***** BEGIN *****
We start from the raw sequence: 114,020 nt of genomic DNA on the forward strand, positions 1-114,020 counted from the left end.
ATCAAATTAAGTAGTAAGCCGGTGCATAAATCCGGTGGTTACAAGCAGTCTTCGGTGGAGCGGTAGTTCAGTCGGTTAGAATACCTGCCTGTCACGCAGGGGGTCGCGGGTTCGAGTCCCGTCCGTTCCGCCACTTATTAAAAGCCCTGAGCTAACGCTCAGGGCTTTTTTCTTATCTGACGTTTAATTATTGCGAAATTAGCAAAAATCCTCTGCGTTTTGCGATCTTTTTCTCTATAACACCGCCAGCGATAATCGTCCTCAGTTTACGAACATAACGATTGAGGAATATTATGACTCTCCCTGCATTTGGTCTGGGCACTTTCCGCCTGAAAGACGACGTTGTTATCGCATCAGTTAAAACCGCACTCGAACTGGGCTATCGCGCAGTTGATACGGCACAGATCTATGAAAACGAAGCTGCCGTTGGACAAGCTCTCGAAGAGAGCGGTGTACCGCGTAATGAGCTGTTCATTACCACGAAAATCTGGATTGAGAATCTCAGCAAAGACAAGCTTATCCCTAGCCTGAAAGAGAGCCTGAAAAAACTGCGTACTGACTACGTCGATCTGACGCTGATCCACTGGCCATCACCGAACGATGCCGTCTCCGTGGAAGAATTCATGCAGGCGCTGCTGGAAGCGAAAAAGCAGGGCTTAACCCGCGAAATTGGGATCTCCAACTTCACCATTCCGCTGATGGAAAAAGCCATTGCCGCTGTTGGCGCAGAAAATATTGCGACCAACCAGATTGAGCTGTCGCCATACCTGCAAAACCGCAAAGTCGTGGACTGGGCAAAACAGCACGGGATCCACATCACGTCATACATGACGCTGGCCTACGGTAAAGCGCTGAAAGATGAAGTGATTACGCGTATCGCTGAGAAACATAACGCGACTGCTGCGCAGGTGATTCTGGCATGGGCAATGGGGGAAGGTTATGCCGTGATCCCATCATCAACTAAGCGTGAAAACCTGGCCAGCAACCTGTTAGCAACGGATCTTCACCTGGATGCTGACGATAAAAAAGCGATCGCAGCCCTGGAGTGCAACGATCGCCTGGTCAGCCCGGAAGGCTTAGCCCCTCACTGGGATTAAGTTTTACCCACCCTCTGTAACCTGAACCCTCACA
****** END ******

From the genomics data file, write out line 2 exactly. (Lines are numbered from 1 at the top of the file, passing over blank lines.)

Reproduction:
ATCAAATTAAGTAGTAAGCCGGTGCATAAATCCGGTGGTTACAAGCAGTCTTCGGTGGAGCGGTAGTTCAGTCGGTTAGAATACCTGCCTGTCACGCAGGGGGTCGCGGGTTCGAGTCCCGTCCGTTCCGCCACTTATTAAAAGCCCTGAGCTAACGCTCAGGGCTTTTTTCTTATCTGACGTTTAATTATTGCGAAATTAGCAAAAATCCTCTGCGTTTTGCGATCTTTTTCTCTATAACACCGCCAGCGATAATCGTCCTCAGTTTACGAACATAACGATTGAGGAATATTATGACTCTCCCTGCATTTGGTCTGGGCACTTTCCGCCTGAAAGACGACGTTGTTATCGCATCAGTTAAAACCGCACTCGAACTGGGCTATCGCGCAGTTGATACGGCACAGATCTATGAAAACGAAGCTGCCGTTGGACAAGCTCTCGAAGAGAGCGGTGTACCGCGTAATGAGCTGTTCATTACCACGAAAATCTGGATTGAGAATCTCAGCAAAGACAAGCTTATCCCTAGCCTGAAAGAGAGCCTGAAAAAACTGCGTACTGACTACGTCGATCTGACGCTGATCCACTGGCCATCACCGAACGATGCCGTCTCCGTGGAAGAATTCATGCAGGCGCTGCTGGAAGCGAAAAAGCAGGGCTTAACCCGCGAAATTGGGATCTCCAACTTCACCATTCCGCTGATGGAAAAAGCCATTGCCGCTGTTGGCGCAGAAAATATTGCGACCAACCAGATTGAGCTGTCGCCATACCTGCAAAACCGCAAAGTCGTGGACTGGGCAAAACAGCACGGGATCCACATCACGTCATACATGACGCTGGCCTACGGTAAAGCGCTGAAAGATGAAGTGATTACGCGTATCGCTGAGAAACATAACGCGACTGCTGCGCAGGTGATTCTGGCATGGGCAATGGGGGAAGGTTATGCCGTGATCCCATCATCAACTAAGCGTGAAAACCTGGCCAGCAACCTGTTAGCAACGGATCTTCACCTGGATGCTGACGATAAAAAAGCGATCGCAGCCCTGGAGTGCAACGATCGCCTGGTCAGCCCGGAAGGCTTAGCCCCTCACTGGGATTAAGTTTTACCCACCCTCTGTAACCTGAACCCTCACA